STDP was originally proposed by Gerstner et al. (1993), evolving later on to successfully learn hidden spiking patterns (Masquelier et al., 2008), to perform competitive spike pattern learning (Masquelier et al., 2009), to achieve reward modulated (pseudo-supervised) learning (Mozafari et al., 2017), or to be successfully applied to deep spiking neural networks (Kheradpisheh et al., 2018). Surprisingly, experimental evidence of STDP in biological synapses was reported by neuroscientists shortly after proposing the computational algorithms for the first time (Markram et al., 1997; Bi and Poo, 1998, 2001; Zhang et al., 1998; Feldman, 2000; Mu and Poo, 2006; Cassenaer and Laurent, 2006; Jacob et al., 2007). However, STDP works typically by performing very small weight changes, which implies high resolution for the weights, consequently imposing high hardware resources demands for memory, computing, and communication circuits. Most of the neuromorphic hardware designs use on-chip memory to reduce power consumption (Cassidy et al., 2013; Davies et al., 2018)1 and therefore memory is a limiting factor for the number of neurons and synaptic connections. By using 1-bit synaptic weights, not only the memory, but all the processing elements inside the chip will be much simpler. Reducing weight resolution from 9-bit to 1-bit, should in principle allow for about one order of magnitude reduction in memory, computing, communication resources and power consumption. When restricting to 1-bit weights, one option is to consider some type of stochastic weight update. This is, instead of applying a given weight change from the STDP rule, one changes the weight from either “0” to “1” or from “1” to “0” with a probability given by the STDP rule. This idea has already been used before. Suri et al. (2013) applied it to cluster vehicle trajectories recorded with spiking retinas (Dynamic Vision Sensors -DVS-) (Lichtsteiner et al., 2008; Posch et al., 2011; Serrano-Gotarredona and Linares-Barranco, 2013; Son et al., 2017; Guo et al., 2017) into highway lane segments. Seo and Seok (2015) applied it to simple classification problems, but found out that they could not learn to separate more than five patterns. Here we want to learn to classify either DVS recorded poker card symbols (Soto, 2017) or a spiking representation of the MNIST dataset (LeCun et al., 1998). At the beginning, we were not able to obtain any reasonable learning by simply applying an STDP binary update with stochasticity. It was not until we started applying some additional “tricks” that we started to observe the formation of characteristic features together with overall reasonable accuracy results. These “tricks” were weight normalization, individual neuron threshold adjustment, or using separate thresholds for learning and inference.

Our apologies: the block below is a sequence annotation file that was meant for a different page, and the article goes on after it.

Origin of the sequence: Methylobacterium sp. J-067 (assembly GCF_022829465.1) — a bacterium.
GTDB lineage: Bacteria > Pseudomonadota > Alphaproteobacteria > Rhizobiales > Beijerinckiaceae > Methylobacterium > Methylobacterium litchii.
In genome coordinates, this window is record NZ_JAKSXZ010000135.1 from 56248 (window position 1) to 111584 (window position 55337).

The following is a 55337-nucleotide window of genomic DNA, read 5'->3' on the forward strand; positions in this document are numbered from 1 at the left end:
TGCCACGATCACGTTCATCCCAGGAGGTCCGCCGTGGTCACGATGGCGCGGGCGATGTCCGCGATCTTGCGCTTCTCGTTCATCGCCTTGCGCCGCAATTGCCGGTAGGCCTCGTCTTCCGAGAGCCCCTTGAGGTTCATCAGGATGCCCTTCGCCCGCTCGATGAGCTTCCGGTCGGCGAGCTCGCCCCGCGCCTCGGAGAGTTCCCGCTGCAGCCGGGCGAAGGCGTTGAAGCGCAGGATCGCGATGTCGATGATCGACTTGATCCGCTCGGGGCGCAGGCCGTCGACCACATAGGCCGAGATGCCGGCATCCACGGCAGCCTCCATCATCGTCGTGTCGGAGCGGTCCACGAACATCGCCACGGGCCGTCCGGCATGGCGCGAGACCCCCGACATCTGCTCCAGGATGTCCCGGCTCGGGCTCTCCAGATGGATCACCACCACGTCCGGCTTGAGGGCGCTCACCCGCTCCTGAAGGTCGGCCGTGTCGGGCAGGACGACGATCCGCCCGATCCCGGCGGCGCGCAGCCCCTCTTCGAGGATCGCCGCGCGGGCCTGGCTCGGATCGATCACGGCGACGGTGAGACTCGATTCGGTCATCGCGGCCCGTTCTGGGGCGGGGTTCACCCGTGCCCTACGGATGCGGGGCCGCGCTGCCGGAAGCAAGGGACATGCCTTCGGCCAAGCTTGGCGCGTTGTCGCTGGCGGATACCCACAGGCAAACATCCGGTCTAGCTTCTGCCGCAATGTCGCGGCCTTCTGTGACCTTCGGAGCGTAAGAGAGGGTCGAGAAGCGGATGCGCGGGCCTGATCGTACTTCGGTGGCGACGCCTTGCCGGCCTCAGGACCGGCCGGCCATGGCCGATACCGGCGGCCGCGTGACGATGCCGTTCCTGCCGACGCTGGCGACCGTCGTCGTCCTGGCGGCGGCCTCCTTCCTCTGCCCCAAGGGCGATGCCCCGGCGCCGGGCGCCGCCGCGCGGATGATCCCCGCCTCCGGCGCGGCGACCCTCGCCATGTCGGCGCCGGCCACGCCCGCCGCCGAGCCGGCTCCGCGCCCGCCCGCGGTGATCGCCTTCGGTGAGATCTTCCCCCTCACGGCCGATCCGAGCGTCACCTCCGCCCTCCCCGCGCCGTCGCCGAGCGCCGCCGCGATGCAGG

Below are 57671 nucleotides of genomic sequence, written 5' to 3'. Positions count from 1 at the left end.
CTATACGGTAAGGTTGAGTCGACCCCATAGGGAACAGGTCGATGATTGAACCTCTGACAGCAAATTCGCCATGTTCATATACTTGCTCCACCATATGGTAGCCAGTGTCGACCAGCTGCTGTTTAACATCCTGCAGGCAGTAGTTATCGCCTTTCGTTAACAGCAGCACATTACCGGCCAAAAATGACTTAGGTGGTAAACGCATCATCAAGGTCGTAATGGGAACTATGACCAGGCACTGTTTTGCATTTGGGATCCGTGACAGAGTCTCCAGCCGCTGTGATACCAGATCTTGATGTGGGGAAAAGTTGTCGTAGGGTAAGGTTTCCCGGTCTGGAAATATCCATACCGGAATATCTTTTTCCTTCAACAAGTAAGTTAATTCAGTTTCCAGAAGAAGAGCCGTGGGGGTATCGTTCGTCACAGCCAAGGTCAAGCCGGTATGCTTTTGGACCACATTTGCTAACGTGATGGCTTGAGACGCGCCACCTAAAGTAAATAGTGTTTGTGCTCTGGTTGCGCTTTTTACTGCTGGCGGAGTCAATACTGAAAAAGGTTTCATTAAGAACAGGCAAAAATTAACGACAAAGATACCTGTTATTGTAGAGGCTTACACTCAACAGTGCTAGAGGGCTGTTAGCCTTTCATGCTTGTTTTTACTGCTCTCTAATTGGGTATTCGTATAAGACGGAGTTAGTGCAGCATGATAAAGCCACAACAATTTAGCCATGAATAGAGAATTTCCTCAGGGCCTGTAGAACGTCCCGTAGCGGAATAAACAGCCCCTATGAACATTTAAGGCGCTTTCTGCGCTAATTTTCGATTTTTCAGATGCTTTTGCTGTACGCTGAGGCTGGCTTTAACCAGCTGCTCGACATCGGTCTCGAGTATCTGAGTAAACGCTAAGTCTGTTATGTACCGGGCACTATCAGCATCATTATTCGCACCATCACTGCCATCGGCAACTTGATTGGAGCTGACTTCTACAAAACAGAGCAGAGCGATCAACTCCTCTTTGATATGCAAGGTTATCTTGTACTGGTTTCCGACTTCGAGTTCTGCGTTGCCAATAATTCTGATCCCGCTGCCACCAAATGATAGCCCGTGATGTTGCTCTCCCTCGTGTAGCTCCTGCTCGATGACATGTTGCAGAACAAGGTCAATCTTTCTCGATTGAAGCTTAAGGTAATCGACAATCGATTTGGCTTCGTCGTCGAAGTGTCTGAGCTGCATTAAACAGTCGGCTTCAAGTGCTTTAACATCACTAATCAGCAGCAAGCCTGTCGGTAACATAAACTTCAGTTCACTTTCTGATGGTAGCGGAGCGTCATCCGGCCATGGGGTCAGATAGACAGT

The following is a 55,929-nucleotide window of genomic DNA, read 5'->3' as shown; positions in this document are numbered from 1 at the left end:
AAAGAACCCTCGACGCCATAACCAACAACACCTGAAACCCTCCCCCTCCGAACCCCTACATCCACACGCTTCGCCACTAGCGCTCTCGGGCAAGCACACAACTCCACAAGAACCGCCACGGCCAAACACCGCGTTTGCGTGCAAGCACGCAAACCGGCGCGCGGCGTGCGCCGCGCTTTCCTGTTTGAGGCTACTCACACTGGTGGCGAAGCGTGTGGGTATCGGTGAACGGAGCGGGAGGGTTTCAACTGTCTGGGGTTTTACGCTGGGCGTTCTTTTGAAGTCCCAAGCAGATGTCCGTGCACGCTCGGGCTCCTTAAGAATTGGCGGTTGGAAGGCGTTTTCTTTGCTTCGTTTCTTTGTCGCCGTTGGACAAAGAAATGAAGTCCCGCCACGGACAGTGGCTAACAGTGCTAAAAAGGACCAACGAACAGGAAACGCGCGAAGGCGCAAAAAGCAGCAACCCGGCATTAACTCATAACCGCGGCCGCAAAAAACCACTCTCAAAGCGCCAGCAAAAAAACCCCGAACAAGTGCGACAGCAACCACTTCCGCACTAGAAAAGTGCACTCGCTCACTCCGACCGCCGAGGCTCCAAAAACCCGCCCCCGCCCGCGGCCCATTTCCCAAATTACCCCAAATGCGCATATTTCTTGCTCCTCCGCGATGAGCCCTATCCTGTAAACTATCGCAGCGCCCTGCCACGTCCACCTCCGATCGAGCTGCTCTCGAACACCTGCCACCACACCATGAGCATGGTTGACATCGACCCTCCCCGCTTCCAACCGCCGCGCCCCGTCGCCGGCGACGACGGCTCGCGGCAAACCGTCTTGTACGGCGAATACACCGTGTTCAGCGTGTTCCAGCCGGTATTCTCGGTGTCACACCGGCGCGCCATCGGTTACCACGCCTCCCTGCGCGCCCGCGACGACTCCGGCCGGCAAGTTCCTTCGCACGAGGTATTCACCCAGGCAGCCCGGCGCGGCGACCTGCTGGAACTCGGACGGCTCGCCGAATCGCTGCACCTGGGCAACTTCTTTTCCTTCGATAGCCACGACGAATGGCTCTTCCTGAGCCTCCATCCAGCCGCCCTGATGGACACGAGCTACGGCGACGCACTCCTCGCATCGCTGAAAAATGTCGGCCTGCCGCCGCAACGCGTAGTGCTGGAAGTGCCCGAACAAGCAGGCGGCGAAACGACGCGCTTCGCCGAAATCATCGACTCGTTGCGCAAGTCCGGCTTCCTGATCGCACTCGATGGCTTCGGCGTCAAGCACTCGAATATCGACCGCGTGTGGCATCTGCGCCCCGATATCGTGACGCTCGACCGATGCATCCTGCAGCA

Since there is no other work in the literature reporting classification accuracy results for 1-bit weights STDP feature extraction (FE) layers, we compare with purely random 1-bit weights FE layers. It is well-known that it is possible to build excellent performance pattern learning and classification systems by using a sufficiently large hidden FE layer with random weights, followed by a trainable high performance classification layer (Huang et al., 2006). Based on this, we compare our STDP systems with a “parallel” one using the same classifier output layer and a hidden layer with the same number of neurons but with 1-bit random weights. As shown later in the section 3, there is always a consistent improvement when using STDP with respect to using pure random weights, although this improvement reduces as the number of hidden layer neurons increases.

Throughout the paper we will use always a very simple neuron model, namely, the linear-leak (or piece-wise linear-leak) integrate-and-fire (LIF) model, together with instantaneous synapses (Camuñas-Mesa et al., 2010, 2011, 2012; Pérez-Carrasco et al., 2013; Serrano-Gotarredona et al., 2015), restricted to positive neural state values.

The paper is structured as follows. In the section 2 we will first include a quick review on different STDP rules, signaling the difference between more conventional time-based STDP rules vs. less conventional order-based STDP rules, which we will use here. Then we will briefly explain how we “engineer” STDP and, in particular, stochastic STDP with 1-bit weights by adding some “tricks.” Then we present quickly two previously reported spiking classifiers we have used, followed by a quick description of the software and hardware experimentation platforms used. In the section 3 we provide software and hardware results for three experiments. A first experiment is a very simple 4-neuron system that replicates a biological experiment of visual orientation tuning (Bienenstock et al., 1982; Moore and Freeman, 2012; Jeyabalaratnam et al., 2013). It is a very simple starting point used as reference in other computational studies (Galluppi et al., 2015). The second experiment learns to classify poker card symbols (Soto, 2017) recorded with a spiking retina Dynamic Vision Sensor (DVS) (Serrano-Gotarredona and Linares-Barranco, 2013). The third experiment learns to classify the MNIST dataset. More specifically, a spiking version of it, obtained by generating Poisson distributed spike trains from the original pixel gray levels. This is a common technique for converting static images to synthetic spike-trains and has been used in a number of previous studies (O'Connor et al., 2013; Querlioz et al., 2013; Diehl et al., 2015; Diehl and Cook, 2015; Galluppi et al., 2015; Stromatias et al., 2017). Finally, the paper finishes by presenting some Discussions and Conclusions.

2. Materials and Methods

2.1. Review of Some STDP Rules